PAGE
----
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Education Finance in New Hampshire: Headed to a Rural Crisis?

Executive Summary

Author: Steve Norton and Greg Bird

Date: June 19th, 2017

Over the past two years, the New Hampshire state legislature has continued to rethink how it distributes state resources to fulfill its constitutionally mandated responsibility of providing an adequate education for all students. The most recent policy discussions have been driven by the fact that most communities are seeing a decrease in the number of school-age children.

Most education aid distributed by the state is on a per-pupil basis. If the number of students increases in a community, so does the amount of aid. To limit the state’s financial risk, the legislature capped the growth in education aid that a community could receive from one year to the next. In 2016, the city of Dover brought a lawsuit (and won) against this ceiling on education funding for those communities that were experiencing significant increases in students.

And then came an objection from a coalition of communities—many of whom were in the original Claremont education lawsuit in 1997 that led to the current education funding formula —which are concerned about a 2015 legislative provision that phases out stabilization grants over the next 25 years. Stabilization grants were designed to hold communities experiencing declines in enrollment, or other changes that resulted in declining state aid, financially harmless. These education funding grants represent about $151 million of the approximately $564 million in non-property tax based state aid distributed to schools in fiscal year 2017.

In this paper, we try to answer a few questions. First, have the fundamental goals of the original 1997 Claremont education lawsuit been met? The short answer is, it doesn’t appear so. There is still wide variation in local tax rates as well as per pupil expenditures, a leveling of which was at the heart of the Claremont lawsuit. There is still more than a two-fold variation between those communities that spend the most on educating students and those that spend the least. Variation in rates for local property taxes is even greater.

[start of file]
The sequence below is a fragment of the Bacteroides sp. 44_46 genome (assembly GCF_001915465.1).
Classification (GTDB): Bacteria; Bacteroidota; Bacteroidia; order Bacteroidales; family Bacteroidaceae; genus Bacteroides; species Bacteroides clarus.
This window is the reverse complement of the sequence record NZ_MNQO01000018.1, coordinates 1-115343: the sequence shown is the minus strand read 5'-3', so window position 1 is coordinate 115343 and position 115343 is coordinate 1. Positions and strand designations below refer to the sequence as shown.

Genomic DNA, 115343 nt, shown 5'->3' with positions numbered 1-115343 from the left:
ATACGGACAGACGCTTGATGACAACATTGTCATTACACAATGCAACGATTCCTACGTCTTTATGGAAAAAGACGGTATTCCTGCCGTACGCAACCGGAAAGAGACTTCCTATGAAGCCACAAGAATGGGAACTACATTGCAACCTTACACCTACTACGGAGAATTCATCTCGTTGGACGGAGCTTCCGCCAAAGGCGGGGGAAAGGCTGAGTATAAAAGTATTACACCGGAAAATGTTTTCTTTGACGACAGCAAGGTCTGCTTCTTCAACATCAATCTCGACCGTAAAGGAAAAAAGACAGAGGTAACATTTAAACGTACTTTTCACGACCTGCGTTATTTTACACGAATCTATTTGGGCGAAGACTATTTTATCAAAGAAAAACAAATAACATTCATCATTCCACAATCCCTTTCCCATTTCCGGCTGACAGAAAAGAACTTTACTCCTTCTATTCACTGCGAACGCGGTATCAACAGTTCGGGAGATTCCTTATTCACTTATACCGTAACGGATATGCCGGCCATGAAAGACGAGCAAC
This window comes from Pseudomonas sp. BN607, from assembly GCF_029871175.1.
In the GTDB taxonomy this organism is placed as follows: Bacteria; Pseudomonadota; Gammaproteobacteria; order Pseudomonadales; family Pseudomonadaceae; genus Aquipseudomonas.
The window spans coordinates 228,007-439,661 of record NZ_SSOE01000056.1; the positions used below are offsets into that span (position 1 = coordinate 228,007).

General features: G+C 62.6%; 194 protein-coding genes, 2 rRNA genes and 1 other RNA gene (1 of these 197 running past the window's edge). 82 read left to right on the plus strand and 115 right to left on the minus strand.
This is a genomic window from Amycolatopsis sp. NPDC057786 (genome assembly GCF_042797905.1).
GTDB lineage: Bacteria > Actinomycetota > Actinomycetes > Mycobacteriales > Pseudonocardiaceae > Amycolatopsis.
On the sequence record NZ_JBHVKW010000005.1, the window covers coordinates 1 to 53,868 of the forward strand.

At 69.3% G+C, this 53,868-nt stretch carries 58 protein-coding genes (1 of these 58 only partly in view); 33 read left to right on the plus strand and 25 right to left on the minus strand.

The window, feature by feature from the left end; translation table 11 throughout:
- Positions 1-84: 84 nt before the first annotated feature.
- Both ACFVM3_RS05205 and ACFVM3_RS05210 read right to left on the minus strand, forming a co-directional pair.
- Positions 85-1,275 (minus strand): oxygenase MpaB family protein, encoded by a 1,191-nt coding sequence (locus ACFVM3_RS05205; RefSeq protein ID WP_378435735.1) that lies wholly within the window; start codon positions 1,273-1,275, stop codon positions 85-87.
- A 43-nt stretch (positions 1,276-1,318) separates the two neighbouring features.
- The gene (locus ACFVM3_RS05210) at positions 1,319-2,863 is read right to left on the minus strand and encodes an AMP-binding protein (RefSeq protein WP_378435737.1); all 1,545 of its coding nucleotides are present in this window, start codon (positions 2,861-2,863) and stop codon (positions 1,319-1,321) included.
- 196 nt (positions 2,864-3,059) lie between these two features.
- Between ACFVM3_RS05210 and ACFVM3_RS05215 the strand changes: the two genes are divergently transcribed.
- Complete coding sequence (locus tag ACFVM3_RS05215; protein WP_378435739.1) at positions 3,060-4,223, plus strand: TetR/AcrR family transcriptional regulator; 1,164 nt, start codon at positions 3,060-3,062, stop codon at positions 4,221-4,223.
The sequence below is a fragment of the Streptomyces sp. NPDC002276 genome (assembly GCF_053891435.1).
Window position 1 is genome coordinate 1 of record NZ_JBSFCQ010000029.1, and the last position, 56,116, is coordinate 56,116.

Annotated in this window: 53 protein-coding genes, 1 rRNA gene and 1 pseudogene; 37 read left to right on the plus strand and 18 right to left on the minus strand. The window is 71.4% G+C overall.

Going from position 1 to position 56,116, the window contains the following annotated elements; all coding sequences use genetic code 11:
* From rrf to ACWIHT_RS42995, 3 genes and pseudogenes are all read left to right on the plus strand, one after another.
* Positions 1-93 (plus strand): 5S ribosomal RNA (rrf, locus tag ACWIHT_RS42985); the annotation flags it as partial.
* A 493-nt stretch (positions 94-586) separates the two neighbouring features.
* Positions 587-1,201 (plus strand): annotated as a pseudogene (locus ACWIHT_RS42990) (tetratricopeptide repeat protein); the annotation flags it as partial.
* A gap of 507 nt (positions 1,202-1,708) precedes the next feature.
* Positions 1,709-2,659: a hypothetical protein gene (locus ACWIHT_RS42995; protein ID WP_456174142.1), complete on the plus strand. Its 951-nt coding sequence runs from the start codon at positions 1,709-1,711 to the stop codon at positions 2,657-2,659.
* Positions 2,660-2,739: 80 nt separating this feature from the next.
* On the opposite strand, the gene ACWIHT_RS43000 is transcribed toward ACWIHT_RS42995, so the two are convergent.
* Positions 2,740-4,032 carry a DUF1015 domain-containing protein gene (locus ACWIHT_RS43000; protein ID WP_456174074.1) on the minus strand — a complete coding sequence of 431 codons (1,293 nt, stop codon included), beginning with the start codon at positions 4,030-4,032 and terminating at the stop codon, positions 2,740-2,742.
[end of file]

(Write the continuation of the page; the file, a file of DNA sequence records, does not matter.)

We also simulated the impact of the current system and current demographic changes on the level of aid provided by the state. By FY 2022, our simulations suggest the state will be paying approximately $16 million less in state aid than in the current year (FY 2017).

Who loses if the state continues with the current system? Rural, property-poor communities, in both demographic and economic transitions, are those that will experience the most significant reductions.

Colebrook, Hinsdale, Greenville, Lancaster, Berlin, Northumberland, and Newport are likely to see a reduction of more than 10% in the aid they receive from the state between 2017 and 2022. Assuming nothing else changes, this means that these communities will have to increase their tax rates by as much as 10%—even before allowing for cost increases in other areas.

Given the challenges rural New Hampshire is facing, these results are not surprising. Yet, it does raise important questions about the state’s role in helping these communities transition to what we might call a new education normal—smaller schools, consolidated districts, new models of learning—and what role the state should play in that transition.

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